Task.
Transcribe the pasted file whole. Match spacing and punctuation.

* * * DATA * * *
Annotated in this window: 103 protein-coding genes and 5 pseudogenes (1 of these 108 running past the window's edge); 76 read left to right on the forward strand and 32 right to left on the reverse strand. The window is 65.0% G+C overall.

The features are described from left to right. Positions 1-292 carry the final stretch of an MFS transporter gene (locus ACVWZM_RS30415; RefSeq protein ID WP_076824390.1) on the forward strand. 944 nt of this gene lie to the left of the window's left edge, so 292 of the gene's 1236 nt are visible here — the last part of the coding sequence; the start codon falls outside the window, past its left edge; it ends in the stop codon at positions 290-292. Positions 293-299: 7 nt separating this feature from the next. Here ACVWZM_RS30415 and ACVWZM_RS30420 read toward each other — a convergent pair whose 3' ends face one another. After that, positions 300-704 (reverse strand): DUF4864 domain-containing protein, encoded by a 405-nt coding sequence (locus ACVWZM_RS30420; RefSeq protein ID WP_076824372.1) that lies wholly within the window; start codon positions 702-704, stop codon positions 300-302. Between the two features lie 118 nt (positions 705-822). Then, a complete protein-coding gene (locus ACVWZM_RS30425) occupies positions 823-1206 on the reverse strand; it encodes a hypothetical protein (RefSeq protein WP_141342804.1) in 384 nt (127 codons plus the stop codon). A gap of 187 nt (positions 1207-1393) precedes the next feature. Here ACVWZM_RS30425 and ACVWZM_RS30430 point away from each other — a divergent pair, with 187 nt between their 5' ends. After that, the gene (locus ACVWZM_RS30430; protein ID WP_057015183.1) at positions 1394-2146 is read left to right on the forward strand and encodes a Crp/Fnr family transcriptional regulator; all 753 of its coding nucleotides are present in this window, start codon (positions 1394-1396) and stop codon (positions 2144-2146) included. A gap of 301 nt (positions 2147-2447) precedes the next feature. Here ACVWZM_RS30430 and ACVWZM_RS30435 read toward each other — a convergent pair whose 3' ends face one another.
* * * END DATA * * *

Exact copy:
Annotated in this window: 103 protein-coding genes and 5 pseudogenes (1 of these 108 running past the window's edge); 76 read left to right on the forward strand and 32 right to left on the reverse strand. The window is 65.0% G+C overall.

The features are described from left to right. Positions 1-292 carry the final stretch of an MFS transporter gene (locus ACVWZM_RS30415; RefSeq protein ID WP_076824390.1) on the forward strand. 944 nt of this gene lie to the left of the window's left edge, so 292 of the gene's 1236 nt are visible here — the last part of the coding sequence; the start codon falls outside the window, past its left edge; it ends in the stop codon at positions 290-292. Positions 293-299: 7 nt separating this feature from the next. Here ACVWZM_RS30415 and ACVWZM_RS30420 read toward each other — a convergent pair whose 3' ends face one another. After that, positions 300-704 (reverse strand): DUF4864 domain-containing protein, encoded by a 405-nt coding sequence (locus ACVWZM_RS30420; RefSeq protein ID WP_076824372.1) that lies wholly within the window; start codon positions 702-704, stop codon positions 300-302. Between the two features lie 118 nt (positions 705-822). Then, a complete protein-coding gene (locus ACVWZM_RS30425) occupies positions 823-1206 on the reverse strand; it encodes a hypothetical protein (RefSeq protein WP_141342804.1) in 384 nt (127 codons plus the stop codon). A gap of 187 nt (positions 1207-1393) precedes the next feature. Here ACVWZM_RS30425 and ACVWZM_RS30430 point away from each other — a divergent pair, with 187 nt between their 5' ends. After that, the gene (locus ACVWZM_RS30430; protein ID WP_057015183.1) at positions 1394-2146 is read left to right on the forward strand and encodes a Crp/Fnr family transcriptional regulator; all 753 of its coding nucleotides are present in this window, start codon (positions 1394-1396) and stop codon (positions 2144-2146) included. A gap of 301 nt (positions 2147-2447) precedes the next feature. Here ACVWZM_RS30430 and ACVWZM_RS30435 read toward each other — a convergent pair whose 3' ends face one another.